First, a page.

3. Improve productivity
A U.S. workforce study found that 70% of employees who participated in a worksite wellness program reported that productivity was an important issue for their organization, compared to just 57% of workers whose employers did not offer wellness. Additionally, among employers who offered wellness, more than half saw a decrease in absenteeism, and 66% reported increased productivity. When employees are healthier, they’re better able to engage and focus on their work. Plus, disabled employees are able to return to work faster and manage their disabilities better with a holistic approach.
4. Boost employees’ overall health
Worksite wellness consists of an organization-wide program to encourage healthy habits, change negative health behavior, and improve population health outcomes. There are number of ways to do this, including a combination of health education like lunch and learn seminars, health coaching, incentivized health screenings for early disease detection, weight loss programming, and physical activity programs and challenges.
5. Change health behavior by changing policies
Helping to change unhealthy behaviors is the first step toward enhancing quality of life for your employees. It’s easy to assume that all of the changes need to come from the employees (such as weight loss, tobacco cessation, etc). However one of the best ways to help is to change the environment and policies in your workplace. Options like flex time and a full benefits package are a staring place.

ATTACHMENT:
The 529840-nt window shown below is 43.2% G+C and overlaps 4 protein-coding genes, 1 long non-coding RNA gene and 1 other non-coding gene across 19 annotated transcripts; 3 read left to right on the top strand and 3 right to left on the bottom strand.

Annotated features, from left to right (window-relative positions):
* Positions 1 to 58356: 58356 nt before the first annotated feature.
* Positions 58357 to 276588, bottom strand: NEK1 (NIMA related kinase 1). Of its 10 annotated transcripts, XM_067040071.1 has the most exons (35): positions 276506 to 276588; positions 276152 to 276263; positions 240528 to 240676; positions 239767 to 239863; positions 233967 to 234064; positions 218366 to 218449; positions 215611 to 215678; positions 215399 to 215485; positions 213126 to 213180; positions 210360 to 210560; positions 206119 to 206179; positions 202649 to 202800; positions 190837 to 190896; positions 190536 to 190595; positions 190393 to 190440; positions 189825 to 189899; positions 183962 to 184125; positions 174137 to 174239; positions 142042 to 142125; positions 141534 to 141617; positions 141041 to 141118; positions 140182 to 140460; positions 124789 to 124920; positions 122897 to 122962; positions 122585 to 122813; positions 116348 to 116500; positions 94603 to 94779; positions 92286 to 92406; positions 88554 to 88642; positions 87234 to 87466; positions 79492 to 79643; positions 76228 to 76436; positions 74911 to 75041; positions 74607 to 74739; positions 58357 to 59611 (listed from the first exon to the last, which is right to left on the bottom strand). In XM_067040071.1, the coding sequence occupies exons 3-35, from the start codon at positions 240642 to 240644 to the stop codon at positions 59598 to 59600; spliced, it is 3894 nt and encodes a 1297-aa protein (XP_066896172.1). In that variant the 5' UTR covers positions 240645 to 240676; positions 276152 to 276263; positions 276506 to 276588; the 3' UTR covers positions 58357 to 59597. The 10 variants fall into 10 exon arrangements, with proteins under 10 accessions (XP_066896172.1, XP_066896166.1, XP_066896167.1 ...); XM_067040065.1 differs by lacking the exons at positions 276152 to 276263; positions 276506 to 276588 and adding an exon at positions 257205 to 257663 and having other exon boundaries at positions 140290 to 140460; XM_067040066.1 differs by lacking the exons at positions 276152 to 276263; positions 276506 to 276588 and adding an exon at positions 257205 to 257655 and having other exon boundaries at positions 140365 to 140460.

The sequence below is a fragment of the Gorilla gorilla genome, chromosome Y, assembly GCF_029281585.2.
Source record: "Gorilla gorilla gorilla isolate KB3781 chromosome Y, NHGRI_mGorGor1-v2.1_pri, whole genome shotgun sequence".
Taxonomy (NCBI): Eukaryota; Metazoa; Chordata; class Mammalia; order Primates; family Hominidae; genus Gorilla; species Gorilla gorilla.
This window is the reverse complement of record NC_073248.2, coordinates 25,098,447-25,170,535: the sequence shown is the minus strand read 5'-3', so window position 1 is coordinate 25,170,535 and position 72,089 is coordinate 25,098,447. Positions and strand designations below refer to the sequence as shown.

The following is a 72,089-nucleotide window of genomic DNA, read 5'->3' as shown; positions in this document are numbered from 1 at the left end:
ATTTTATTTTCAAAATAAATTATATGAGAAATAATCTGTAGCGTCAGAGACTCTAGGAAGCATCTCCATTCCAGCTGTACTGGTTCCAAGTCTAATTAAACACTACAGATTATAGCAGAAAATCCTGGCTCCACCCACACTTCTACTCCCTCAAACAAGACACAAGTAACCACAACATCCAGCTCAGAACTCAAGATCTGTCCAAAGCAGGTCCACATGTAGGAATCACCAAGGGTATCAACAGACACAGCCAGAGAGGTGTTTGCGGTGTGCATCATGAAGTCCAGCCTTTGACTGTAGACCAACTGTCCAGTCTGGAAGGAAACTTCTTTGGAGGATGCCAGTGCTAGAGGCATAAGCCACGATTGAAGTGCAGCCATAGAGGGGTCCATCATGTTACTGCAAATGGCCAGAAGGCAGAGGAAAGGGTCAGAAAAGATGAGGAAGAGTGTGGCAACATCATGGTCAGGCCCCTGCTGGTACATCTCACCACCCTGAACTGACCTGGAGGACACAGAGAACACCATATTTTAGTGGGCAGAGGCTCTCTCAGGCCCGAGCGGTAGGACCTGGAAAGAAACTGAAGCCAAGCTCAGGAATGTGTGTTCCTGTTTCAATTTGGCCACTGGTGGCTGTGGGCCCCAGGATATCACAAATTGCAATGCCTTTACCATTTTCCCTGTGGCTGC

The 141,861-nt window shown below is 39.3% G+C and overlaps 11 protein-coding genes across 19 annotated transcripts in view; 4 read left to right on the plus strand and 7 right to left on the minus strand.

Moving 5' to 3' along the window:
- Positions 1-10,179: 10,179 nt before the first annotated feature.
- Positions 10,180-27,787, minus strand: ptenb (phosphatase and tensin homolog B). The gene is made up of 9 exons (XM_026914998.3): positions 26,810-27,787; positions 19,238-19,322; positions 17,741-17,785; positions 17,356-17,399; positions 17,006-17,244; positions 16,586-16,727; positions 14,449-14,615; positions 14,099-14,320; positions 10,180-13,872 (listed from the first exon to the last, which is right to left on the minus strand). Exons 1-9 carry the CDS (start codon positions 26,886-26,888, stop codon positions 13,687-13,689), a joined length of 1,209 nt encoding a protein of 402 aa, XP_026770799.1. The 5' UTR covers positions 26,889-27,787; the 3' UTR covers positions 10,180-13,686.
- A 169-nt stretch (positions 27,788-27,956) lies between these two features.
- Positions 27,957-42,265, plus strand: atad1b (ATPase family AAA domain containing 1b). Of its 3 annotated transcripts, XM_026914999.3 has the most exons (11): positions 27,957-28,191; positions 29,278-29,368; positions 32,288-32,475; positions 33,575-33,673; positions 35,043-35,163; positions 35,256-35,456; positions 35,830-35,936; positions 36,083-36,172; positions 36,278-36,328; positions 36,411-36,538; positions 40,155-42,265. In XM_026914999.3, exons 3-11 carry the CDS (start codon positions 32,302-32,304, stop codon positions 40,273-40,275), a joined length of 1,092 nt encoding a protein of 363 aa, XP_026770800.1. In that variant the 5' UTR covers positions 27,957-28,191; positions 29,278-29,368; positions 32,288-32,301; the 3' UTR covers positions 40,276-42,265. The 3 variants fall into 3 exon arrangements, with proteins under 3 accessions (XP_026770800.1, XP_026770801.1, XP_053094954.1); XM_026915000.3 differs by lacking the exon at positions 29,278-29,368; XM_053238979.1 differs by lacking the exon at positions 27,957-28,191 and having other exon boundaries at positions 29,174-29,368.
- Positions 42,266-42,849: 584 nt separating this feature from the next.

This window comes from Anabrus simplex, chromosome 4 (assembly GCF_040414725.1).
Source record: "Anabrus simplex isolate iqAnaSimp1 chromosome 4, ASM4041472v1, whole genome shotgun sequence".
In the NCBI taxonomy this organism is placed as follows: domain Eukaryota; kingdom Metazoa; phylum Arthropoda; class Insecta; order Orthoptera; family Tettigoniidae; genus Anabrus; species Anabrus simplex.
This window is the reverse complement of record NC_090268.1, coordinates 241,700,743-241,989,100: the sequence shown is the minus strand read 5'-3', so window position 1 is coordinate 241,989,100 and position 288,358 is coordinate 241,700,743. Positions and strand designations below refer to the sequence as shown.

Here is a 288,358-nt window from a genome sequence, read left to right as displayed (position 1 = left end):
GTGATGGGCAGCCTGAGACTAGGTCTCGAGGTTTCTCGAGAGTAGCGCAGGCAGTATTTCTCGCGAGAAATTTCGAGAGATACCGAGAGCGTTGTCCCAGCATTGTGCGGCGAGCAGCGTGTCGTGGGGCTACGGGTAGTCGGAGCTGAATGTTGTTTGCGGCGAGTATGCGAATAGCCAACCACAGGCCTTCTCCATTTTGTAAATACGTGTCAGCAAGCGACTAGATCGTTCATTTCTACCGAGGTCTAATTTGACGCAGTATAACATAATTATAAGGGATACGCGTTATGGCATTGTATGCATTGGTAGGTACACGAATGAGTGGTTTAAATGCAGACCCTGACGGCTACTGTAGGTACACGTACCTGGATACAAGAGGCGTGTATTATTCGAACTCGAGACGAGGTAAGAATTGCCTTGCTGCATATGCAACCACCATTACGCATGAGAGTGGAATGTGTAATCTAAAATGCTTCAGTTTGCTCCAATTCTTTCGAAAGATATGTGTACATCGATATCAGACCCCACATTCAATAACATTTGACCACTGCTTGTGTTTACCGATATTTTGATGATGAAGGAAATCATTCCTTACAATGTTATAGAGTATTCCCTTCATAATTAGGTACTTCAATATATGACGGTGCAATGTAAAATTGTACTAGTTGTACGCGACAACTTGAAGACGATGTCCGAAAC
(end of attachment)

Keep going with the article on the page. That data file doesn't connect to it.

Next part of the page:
6. Encourage healthy habits with incentives – for now
Healthy habits, not just one-time actions, help employees stay healthy for the long run. It’s often necessary to start with extrinsic rewards for healthy actions, but the best wellness programs actually help employees experience the intrinsic rewards as well. For example, diabetic employees who are trying to better manage their symptoms may benefit from health incentives for participating nutrition and activity programs. But once they start to see the benefits, attention should shift to the intrinsic rewards, like losing weight, clothes fitting better, and having more energy, as the real, lasting incentives.
7. Reduce stress and depression
Anxiety and depression cost employers about $210.5B annually in the U.S. worksite wellness programs that focus on exercise, meditation, and/or mindfulness are proven to help boost mental health in the workplace and reduce work-related stress, which, if left unmanaged, can cause debilitating anxiety and depression.
8. Create a culture of health
Creating a culture of health in your workplace not only encourages healthy living practices among employees, but it can reinforce the good habits your programs instill by letting employees see each other living healthy lifestyles. This kind of positive reinforcement is great for your employees and your organization overall.